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Biliary atresia

Q:What is Biliary atresia?

Biliary atresia is a rare condition in new born infants in which there is a blockage in the tubes(common bile ducts), which carry bile between the liver and the small intestine.

Q: What are the types of biliary atresia?

Blockage may be inside the liver (intra-hepatic) or outside the liver (extrahepatic). Generally, the extra-hepatic type are easier to treat surgically.

Another system called as Kasai classification divides it into 3 types depending on the location of blockage. In type I, the common bile duct is blocked but the hepatic duct is open. In type II, the hepatic duct is blocked. Type III atresia refers to blocked right and the left hepatic ducts, and is most difficult to treat surgically, but is also the most common type, accounting for more than 90% of cases.

Q:How common is the problem? Who is more likely to be affected?

About one in 10,000 to 20,000 new born babies are affected every year, girls slightly more often than boys. Within the same family, it is common for only one child in a pair of twins or only one child within the same family to have it.

Q:Why does it happen? How does it progress?

Biliary atresia occurs when the bile ducts inside or outside the liver do not develop normally, the reason for which is not known. The bile ducts may have be damaged by the body's immune system in response to a viral infection acquired after birth. If unrecognized, the condition leads to liver damage and cirrhosis of liver.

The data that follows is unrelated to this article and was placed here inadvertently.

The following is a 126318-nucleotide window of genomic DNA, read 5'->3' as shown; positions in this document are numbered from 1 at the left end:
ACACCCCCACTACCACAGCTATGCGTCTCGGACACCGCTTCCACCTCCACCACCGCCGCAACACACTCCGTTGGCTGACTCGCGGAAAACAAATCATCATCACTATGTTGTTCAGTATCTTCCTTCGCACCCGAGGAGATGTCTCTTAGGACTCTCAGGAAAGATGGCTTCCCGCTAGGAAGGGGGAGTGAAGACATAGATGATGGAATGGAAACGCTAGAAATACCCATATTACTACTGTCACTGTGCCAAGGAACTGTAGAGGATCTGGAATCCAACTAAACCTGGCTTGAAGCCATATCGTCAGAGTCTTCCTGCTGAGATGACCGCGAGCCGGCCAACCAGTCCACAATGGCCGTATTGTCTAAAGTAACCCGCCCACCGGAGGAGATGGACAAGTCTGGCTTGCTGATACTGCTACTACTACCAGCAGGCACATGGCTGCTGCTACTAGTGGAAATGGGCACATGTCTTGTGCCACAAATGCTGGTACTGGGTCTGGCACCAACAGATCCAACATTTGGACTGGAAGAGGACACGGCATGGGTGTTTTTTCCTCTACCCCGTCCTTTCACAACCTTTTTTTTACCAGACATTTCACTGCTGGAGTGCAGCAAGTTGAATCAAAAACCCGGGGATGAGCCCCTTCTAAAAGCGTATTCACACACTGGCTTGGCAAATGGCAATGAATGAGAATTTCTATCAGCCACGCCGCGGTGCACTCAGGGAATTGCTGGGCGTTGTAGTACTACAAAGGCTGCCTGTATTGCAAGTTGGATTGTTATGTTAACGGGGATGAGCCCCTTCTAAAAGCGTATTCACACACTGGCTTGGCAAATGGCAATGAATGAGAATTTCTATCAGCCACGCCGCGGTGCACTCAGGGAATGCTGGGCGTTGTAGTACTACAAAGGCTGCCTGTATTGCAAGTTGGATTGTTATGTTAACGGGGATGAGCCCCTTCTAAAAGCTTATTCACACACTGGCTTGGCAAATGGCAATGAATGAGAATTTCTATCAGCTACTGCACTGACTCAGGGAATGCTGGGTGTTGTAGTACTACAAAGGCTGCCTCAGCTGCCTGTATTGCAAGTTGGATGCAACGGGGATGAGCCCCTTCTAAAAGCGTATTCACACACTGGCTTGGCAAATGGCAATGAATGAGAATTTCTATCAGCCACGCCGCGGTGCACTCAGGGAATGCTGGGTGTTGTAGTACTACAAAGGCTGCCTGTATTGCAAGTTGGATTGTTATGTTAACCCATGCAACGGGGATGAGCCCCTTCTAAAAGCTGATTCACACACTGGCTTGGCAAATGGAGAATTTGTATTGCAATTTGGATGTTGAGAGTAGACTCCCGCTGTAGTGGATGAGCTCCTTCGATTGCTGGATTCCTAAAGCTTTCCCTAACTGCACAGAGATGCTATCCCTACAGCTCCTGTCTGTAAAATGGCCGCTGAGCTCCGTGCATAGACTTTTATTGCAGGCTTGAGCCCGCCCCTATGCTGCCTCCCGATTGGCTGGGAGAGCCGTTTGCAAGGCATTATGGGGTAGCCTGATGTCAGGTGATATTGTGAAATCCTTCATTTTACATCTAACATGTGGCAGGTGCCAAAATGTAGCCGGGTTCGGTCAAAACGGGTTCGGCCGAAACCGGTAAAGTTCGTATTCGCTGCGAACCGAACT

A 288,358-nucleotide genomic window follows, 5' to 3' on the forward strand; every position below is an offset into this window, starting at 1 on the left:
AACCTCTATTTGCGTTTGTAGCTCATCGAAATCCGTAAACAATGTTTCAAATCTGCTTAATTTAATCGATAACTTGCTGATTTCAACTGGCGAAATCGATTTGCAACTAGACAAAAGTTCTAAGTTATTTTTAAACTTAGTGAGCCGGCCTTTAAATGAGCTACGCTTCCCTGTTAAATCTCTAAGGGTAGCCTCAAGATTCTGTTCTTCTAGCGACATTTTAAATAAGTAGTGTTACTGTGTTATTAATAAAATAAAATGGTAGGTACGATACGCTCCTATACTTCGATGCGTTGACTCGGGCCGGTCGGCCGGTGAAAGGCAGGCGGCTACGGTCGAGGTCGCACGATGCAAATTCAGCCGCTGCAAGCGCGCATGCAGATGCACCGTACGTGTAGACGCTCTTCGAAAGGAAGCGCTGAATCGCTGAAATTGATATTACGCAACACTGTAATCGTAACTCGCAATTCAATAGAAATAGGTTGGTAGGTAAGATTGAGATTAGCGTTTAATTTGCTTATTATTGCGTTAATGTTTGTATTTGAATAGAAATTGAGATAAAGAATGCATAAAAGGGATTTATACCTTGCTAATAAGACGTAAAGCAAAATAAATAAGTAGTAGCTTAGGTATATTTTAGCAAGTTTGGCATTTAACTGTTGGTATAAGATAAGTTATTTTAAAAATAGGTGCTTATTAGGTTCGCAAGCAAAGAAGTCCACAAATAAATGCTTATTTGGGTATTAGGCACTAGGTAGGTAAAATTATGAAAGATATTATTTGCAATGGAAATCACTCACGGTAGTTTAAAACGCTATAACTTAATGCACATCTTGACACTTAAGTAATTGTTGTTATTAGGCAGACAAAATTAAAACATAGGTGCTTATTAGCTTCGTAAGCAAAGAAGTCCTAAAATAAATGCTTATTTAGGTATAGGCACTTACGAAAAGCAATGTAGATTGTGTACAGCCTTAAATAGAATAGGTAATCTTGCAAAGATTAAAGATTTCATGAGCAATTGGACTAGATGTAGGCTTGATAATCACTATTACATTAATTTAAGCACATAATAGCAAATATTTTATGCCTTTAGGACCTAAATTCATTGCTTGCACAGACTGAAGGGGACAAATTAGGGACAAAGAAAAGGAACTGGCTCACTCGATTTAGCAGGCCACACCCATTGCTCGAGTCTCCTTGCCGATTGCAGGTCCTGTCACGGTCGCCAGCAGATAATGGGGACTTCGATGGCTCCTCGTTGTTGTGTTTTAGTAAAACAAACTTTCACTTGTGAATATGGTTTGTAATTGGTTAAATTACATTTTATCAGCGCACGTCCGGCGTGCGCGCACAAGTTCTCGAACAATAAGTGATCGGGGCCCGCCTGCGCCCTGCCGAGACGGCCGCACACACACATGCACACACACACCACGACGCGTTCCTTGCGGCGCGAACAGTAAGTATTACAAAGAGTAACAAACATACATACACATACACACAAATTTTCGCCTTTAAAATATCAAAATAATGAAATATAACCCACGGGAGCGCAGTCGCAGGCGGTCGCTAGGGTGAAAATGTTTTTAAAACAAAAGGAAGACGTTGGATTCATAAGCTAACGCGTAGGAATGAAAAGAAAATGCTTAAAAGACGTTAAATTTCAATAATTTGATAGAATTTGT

Q:What are the signs and symptoms of biliary atresia?

Babies with biliary atresia usually appear healthy when they are born. Symptoms of the disease typically appear within the first two weeks to two months of life. Those symptoms include:

10 - 15 % of infants with biliary atresia may be born with other problems in the heart, spleen (polysplenia), blood vessels (inferior vena caval anomalies, pre-duodenal portal vein) or intestines (situs-inversus or malrotation).

Q:Which tests and examinations are required to diagnose / evaluate this disease?

Jaundice may be present because of other liver disorders, therefore, several tests are needed may be required to establish the correct diagnosis.

Q:What is the best treatment for biliary atresia?

Biliary atresia cannot be treated with medication.

A Kasai procedure or Hepatoportoenterostomy, where the damaged ducts outside of the liver (extrahepatic ducts) are removed joined to the baby's own intestine. This allows bile to pass from the liver directly into the intestine.

If this procedure is unsuccessful, it is usually because the blocked bile ducts are inside the liver (intrahepatic), as well as outside the liver (extrahepatic). These children develop cirrhosis of liver, which can be treated by replacing the entire liver i.e. liver transplantation.

Q:What is the expected prognosis (Outlook) after various treatments?

Long-term outcome after the Kasai procedure is influenced by progressive liver disease (cirrhosis) and the development of portal hypertension (high blood pressure in the portal vein that carries blood to the liver).

Nearly one-half of all infants who have had a Kasai procedure require liver transplantation before 5 years of age. 65 - 85% of children with biliary atresia will need to have a liver transplant before 20 years of age.